Tang Nannan’s photographs of the Southern city, Xiamen, have removed many trivialities revealing a clear-cut, refined selection. He shows a capacity which, without fable or narrative, realistically portrays the life scene and yet, at the same time, warmly outlines the potentials of life. Is the prostrated cat, which I firmly believe lies in a suspended state of hunger and exhaustion, a true portrayal of each one of us? Our discernment, no matter whether it be of alleyways or passersby, is almost never appealing, gentle, smooth or graceful enough. But this is precisely the nature of life. People’s companionship, following and leaning on each other, creates a sympathetic atmosphere. Simultaneously, there is no suggestion that the viewer possesses the right to impose his own will onto the images. Further cognizance of the human relationship is hardly permitted. In other words, the co-existence of strength and temperance is the hallmark of this series. Encountering this control, those who with only the tools at hand, mistake themselves to be genuine expressionists and believe that through documenting miseries and sufferings they become heroic photographers confronting the reality of life, ought to begin to re-think.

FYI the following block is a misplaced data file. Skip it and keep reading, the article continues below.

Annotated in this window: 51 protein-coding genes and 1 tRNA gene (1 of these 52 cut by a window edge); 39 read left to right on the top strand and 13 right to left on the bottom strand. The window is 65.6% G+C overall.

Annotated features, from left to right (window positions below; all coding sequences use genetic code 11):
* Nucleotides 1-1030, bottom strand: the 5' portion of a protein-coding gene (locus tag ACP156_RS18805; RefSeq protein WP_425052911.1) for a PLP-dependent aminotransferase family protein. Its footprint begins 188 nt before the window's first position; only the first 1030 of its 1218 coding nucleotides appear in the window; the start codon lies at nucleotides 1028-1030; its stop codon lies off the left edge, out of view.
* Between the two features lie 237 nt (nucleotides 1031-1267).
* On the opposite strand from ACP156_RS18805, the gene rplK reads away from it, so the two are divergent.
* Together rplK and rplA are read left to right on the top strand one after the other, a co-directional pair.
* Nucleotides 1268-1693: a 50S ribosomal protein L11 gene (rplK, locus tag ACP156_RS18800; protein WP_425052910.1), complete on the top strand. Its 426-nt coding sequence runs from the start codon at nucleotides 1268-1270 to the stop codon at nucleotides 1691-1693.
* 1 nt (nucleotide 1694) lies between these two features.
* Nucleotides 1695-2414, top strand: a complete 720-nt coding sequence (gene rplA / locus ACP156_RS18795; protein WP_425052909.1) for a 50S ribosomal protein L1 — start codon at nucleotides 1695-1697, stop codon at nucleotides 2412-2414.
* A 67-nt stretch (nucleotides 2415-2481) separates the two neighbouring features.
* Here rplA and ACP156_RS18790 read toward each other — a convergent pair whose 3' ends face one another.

Tang Nannan is not sedulously avoiding the realism of the photographic medium, or attempting to imitate the modal and stylistic conventions of expressionist pictures. Rather his characteristic style comprises the attitude of directness, a convention of expressionism, and strength through the pictures’ form.